With a new season of national politics now in full swing, let me offer three rankings of some federal politicians — Liberal leadership aspirants, Conservative ministers, and opposition MPs of note.

First, the expected Liberal contenders, ranked by the odds I would set for them, from the favourite to the longest-shot:

1. Michael Ignatieff (Odds 4:1) — An exceptional mind and lots of poise;
2. John Godfrey (6:1) — Informed, reform-minded, cities-centred;
3. Gerard Kennedy (8:1) — Young loaded with drive and talent;
4. Joe Volpe (8:1) — Will have big, hard-won gang of delegates;
5. Ken Dryden (10:1) — Has to put over national child care as his mission;
6. Denis Coderre (15:1) — He’s really staking out a future run;
7. Scott Brison (15:1) — Clever chap, but his income-trust e-mails blew away shorter odds;
8. Bob Rae (25:1) — The “worst Ontario premier” tag is a killer;
9. Stephane Dion (30:1) — Honest, rational, maddening in English;
10. Carolyn Bennett (100:1) — Likeable, kind-hearted, caring;
11. Maurice Bevilacqua (100:1) — Deserves better but no flare!

Now to the Conservative ministers. First, those most vulnerable to attacks in the House are: David Emerson (Trade), given his startling switch from the Liberals and his too-thin skin; Peter MacKay (Foreign Affairs), with his penchant for fuzzy talk and giving one man’s opinion on party positions; Stockwell Day (Security), deserving resurrection for good behaviour but still self-righteous; Vic Toews (Justice), also most righteous and a logic-splitter; and Gordon O’Connor (Defence), whose mastery of defence “history” reminds one he was a lobbyist for years after being a tank force leader.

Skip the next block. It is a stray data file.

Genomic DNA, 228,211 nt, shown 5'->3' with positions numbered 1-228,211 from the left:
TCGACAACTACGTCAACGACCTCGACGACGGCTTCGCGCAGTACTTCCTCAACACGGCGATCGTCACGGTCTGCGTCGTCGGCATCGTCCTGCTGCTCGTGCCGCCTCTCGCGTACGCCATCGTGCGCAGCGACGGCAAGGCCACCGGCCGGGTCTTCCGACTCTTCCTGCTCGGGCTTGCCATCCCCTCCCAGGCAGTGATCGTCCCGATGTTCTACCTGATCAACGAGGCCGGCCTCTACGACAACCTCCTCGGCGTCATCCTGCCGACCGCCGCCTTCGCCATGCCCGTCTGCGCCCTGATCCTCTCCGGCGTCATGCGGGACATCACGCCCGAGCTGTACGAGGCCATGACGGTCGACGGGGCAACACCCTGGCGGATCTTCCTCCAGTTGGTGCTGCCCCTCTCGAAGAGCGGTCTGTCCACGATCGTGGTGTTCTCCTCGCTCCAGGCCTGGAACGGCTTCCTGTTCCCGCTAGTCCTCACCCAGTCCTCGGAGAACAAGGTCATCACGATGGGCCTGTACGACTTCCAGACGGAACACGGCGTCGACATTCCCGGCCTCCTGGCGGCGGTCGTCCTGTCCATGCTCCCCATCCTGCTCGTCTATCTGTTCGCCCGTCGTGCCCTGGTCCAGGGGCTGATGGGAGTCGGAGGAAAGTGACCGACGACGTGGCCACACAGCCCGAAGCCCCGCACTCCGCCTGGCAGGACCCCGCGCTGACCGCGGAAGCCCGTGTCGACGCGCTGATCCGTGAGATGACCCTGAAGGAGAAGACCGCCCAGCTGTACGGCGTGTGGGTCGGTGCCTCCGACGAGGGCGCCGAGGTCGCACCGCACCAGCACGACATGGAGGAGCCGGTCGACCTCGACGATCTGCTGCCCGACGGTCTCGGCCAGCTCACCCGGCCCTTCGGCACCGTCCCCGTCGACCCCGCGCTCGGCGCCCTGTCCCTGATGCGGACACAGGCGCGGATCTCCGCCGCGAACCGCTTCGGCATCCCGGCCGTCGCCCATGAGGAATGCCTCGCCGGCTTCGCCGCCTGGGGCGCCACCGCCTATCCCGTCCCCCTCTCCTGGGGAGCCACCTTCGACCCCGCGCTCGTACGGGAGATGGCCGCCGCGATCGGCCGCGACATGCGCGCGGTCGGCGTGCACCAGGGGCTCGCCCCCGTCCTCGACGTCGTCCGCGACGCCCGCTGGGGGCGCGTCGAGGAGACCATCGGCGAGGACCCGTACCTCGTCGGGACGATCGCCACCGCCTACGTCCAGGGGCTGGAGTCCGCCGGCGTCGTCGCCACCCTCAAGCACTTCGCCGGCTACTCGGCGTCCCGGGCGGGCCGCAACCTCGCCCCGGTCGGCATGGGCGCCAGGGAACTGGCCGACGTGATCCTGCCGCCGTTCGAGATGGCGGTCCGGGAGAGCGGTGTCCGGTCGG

The ones least vulnerable, and in time unlikely to be regularly taunted by the opposition are: Stephen Harper, a PM who can (like Pierre Trudeau) take care of himself; Monte Solberg (Immigration), well-liked for his kindly wit and sharp insights; Bev Oda (Culture), tough, stubborn, blunt, and honest; Jim Flaherty (Finance), who will walk on water for a few years because of his coterie of approving, business stakeholders; Tony Clement (Health), confident and very familiar with the field; Chuck Strahl (Agriculture), whose folksy directness is reminiscent of the farmers’ famous champion, Gene Whelan; Diane Finley (Human Resources), whose patient aplomb will help her handle harrying about child care; John Baird (Treasury Board), who is astute, aggressive, with a huge familiarity with Ottawa; and Lawrence Cannon (Transport), whose presence and acute awareness of what’s going on remind me of Marc Lalonde, Trudeau’s former lieutenant.

In sum, this cabinet is not trouble-proof, but still stronger than any we have had in years.

Finally, here are some Opposition MPs to watch:

Liberals: Bill Graham, the spirited and shrewd leader; Derek Lee, a veteran Scarborough MP and arguably the most savvy of all about federal politics; Mauril Belanger (Ottawa-Vanier); John McKay, another Scarborough MP and one of the few consistently thoughtful debaters in the House; Dan McTeague, another Scarborough MP, who is good on his feet and a broker between parties; Bonnie Brown (Oakville), as able an MP as one can find; Ralph Goodale, ex-finance minister and Irwin Cotler, ex-justice minister, both motormouths who in opposition could become stars; and Ignatieff, the next Liberal saviour — if he soon realizes he’ll make more impact through talk in the House than by chasing the leadership from one coffee klatch to the next.

Bloc Quebecois: Gilles Duceppe manages his flock superbly. He has good backing, particularly from Michel Gauthier, Yvan Loubier, Real Menard, Monique Guay, and Paul Crete.

NDP: Several MPs have the makings of Hill stars, in particular Charlie Angus from Timmins, Yvon Godin from Acadie-Bathurst, Peter Stoffer of Sackville-Eastern Shore, and Brian Masse (Windsor West). While Jack Layton continually over-praises his own and his caucus’s performances, he has had some fine backing from veterans Bill Blaikie (now deputy speaker), Judy Wasylycia-Leis, and Libby Davies — and he has half a dozen new female MPs, several of whom are tagged as comers, not least his wife, Olivia Chow.

In summary, three caucuses are rather well-fixed for House work. The fourth — the Liberals — are lighter than many think.